Remaining in Jamaica, Livingston's profile would be forever overshadowed by his globe-trotting former bandmates. 1980's In I Father's House, did nothing to change this situation, nor did the singles which had appeared across this period. "Bright Soul," "Rise and Shine," and "Free Jah Children," amongst others, all barely registered outside the island. This same year, Livingston recorded Bunny Wailer Sings the Wailers, a tribute to his former group, lovingly revisiting his own favorites, accompanied by the Sly & Robbie led Roots Radics. By the time the album was released later in 1980, Marley's cancer had been diagnosed, the following spring he was gone. If that album had been a tribute to the band, the next was meant to honor his late friend. Tribute to the Hon Nesta Marley was drawn from the same sessions as had produced Bunny Wailer Sings, and again was determined to help keep the Wailers' legacy alive. Of course, in the end there was no need for Livingston to fear, since Marley's death, shelves have been warped under the weight of Wailers' reissues, but in the early '80s, it's understandable that Livingston was concerned that the group's music might have disappeared forever into the archives. However, the singer wasn't content to merely look to the past, and his second release for 1981, Rock'n'Groove, turned to the dancehalls for inspiration. Unfortunately, Livingston hadn't quite come to the grips with the new rhythms flooding from their, while sadly, 1982's Hook Line & Sinker didn't make a much better impression. In fact, the artist's best performance that year wasn't in the studio at all, but onstage. In December that year, Livingston finally stood on a stage again, for the first time since the Wailers had reunited way back in November 1975, as co-headliners with Stevie Wonder of a benefit concert for the Jamaican Institute for the Blind. Anyone witnessing this show was left dumbfounded on why the singer had stayed away so long. His ferocious performance took place in Kingston, of course, and was captured on tape for 1983's Live album. Again Livingston was accompanied by the Roots Radics, who had been acting as his backing band over the last few years, ever since they'd initially joined the singer for Bunny Wailer Sings... In 1985, the entrancing Roots Radics Rockers Reggae released, with the band now gaining equal billing to the singer. This same year, Livingston inked a distribution deal with the U.S. label Shanachie, which was inaugurated with the Marketplace album. It wasn't the best of debuts, and the singer sounds decidedly discomforted by the slick electronics and glossy production that steam across the record. Still, Livingston was determined to at least attempt to keep up with Jamaica's ever shifting musical styles and fashions.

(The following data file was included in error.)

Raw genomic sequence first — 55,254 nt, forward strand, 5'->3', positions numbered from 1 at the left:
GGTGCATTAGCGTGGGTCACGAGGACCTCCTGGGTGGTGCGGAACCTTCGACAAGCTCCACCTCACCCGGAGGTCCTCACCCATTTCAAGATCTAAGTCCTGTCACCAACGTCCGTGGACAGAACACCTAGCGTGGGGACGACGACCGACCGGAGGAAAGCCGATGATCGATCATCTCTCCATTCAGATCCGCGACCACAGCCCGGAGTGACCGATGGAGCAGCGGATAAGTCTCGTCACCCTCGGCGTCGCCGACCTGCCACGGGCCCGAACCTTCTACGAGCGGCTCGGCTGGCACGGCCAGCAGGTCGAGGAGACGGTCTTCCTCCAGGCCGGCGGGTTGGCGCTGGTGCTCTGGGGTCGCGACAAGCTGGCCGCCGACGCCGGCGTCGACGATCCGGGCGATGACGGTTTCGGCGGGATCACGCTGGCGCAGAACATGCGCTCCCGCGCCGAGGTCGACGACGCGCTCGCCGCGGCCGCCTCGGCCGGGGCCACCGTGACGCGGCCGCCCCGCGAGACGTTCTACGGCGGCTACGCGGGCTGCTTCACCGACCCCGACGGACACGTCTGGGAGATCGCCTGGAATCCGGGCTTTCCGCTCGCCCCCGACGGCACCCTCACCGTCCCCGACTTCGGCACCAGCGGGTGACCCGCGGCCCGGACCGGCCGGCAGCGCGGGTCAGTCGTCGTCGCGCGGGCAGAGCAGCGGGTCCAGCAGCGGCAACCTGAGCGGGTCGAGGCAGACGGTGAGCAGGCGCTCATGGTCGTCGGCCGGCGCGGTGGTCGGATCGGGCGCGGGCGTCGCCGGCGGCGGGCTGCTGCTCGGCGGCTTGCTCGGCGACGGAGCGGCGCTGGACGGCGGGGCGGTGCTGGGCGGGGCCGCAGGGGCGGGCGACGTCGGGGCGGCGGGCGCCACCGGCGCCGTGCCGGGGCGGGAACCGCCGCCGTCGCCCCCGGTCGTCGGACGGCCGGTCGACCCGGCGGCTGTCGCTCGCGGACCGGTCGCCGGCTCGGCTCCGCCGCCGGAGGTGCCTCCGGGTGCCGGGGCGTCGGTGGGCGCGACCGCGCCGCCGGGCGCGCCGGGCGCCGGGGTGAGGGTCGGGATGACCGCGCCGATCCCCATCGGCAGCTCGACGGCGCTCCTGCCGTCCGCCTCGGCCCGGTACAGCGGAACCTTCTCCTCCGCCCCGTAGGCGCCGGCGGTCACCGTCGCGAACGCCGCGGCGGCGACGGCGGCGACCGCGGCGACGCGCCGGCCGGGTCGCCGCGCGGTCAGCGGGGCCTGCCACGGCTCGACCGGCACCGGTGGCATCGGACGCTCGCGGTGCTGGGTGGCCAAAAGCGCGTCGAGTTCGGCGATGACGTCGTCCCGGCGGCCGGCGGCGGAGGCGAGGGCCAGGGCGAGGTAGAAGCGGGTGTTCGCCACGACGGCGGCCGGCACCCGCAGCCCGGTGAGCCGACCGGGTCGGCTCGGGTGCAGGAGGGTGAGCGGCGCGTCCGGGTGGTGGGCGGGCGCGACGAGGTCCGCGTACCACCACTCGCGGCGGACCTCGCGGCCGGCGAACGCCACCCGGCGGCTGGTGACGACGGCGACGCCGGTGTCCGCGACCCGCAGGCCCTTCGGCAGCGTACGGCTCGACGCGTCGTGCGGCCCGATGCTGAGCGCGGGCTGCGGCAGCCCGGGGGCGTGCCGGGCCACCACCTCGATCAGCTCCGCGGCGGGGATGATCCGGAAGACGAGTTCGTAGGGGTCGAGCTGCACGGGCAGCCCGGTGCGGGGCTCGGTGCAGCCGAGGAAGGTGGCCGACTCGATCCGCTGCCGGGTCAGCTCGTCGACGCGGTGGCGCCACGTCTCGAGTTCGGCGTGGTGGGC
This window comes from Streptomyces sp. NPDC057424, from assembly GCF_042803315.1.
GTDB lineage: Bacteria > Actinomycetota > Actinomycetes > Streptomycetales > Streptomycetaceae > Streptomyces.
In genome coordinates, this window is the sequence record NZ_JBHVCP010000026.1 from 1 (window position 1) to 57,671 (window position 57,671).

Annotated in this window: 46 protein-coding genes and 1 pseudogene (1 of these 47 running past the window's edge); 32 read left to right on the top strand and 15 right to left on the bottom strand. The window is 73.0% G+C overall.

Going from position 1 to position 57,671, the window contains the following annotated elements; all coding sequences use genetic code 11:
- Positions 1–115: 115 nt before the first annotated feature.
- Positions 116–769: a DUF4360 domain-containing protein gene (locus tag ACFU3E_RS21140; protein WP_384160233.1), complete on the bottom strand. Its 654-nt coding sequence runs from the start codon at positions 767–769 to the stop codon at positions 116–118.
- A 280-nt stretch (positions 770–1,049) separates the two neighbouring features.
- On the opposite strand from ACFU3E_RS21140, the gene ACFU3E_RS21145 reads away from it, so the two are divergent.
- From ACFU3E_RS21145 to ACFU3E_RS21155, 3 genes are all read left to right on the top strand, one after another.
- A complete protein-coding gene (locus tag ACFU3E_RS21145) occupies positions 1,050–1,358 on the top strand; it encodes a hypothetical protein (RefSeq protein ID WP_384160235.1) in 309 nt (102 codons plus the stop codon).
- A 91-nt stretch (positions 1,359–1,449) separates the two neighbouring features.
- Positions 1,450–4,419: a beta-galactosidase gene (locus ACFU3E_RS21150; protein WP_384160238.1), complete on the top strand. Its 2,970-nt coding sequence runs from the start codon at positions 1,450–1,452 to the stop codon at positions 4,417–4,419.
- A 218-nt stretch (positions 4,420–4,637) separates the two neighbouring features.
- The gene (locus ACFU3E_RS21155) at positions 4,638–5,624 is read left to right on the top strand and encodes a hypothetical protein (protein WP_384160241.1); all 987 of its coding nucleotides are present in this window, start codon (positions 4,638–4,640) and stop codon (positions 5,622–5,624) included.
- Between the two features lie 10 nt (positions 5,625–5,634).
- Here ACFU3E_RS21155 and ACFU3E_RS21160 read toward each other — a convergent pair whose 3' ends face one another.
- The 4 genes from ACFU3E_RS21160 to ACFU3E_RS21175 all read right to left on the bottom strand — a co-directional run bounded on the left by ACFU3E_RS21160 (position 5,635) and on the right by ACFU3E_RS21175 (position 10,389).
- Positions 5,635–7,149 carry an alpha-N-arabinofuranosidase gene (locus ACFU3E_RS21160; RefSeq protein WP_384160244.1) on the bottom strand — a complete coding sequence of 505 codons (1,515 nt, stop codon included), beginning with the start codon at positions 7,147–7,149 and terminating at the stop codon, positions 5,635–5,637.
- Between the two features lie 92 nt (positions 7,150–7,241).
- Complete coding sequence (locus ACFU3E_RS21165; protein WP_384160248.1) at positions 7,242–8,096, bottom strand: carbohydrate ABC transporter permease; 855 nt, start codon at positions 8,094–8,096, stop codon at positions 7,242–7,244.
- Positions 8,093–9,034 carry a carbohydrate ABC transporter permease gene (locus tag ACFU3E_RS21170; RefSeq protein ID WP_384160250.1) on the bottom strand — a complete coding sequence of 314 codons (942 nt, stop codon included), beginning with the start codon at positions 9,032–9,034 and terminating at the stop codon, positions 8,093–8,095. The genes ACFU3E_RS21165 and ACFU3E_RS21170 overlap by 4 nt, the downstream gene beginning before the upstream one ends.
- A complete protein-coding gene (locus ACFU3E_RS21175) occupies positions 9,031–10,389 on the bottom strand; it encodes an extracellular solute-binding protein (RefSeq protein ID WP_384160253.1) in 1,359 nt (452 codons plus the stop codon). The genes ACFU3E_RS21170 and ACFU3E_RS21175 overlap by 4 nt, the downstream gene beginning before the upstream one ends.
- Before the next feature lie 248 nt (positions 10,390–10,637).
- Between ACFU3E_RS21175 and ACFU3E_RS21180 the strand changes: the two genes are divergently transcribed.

Although not always successful, the singer was never tempted to wallow in the past, and has consistently given a sympathetic ear to the latest innovations in production and rhythms. Then, in 1986, Livingston broke with past tradition entirely, and finally undertook his first tour outside of Jamaica since the debacle with the Wailers back in 1973. His American debut took place in Long Beach, CA, that July, with his later appearance in New York recorded for the In Concert video. The next year, the singer unleashed two new albums, Rootsman Skanking and Rule Dance Hall, both boasting a strong and confident dancehall flavor. It had taken a few goes, but Livingston had finally come to grips with the dancehalls, and a pair of singles, "Cool Runnings" and a recut "Rock'n'Groove," proved the point, both soaring up the Jamaican charts. Having accomplished that, Livingston now, almost perversely, returned to an older sound for 1989's equally wonderful Liberation, eschewing the dancehall flavors for a return to a rootsier past. This turned out to be his most acclaimed album of the decade, and in response the singer set off on a world tour, with backing now provided by the recently reformed Skatalites. The singer opened the new decade with another heartfelt album in honor of his late friend, Time Will Tell: A Tribute to Bob Marley. The disc would garner Livingston a Grammy. And 1990 really was a stellar year, with the singer also making his debut appearance at the Reggae Sunsplash Festival. 1991 brought the Gumption album, another covers' set, but this time from a variety of artists, including Toots Hibbert and Johnny Clarke. The following year, Livingston returned to the present with a vengeance with Dance Massive, a joyous dancehall album, where the taut rhythms virtually overwhelm the songs. Just Be Nice followed hot on its heels in 1993. It was another two years before a new album arrived. Hall of Fame: A Tribute to Bob Marley's 50th Anniversary was a double album, featuring 52 songs, all loving recreations of Marley's Wailers' and solo compositions. Accompanied by a phenomenal aggregation of Jamaican sessionmen, the set would garner the singer another well deserved Grammy.
Meanwhile, Livingston was beginning to turn more of his attention towards politics. He has shown an especial interest in youth issues, and eventually formed his own political party, the United Progressive Party. The U.P.P. platform calls for the decriminalization of marijuana, but of equal importance, also offers up numerous educational reforms. The artist's heavy involvement in politics kept him out of the studio for much of the rest of the decade, but he finally returned in the new millennium with an exciting album, Communication.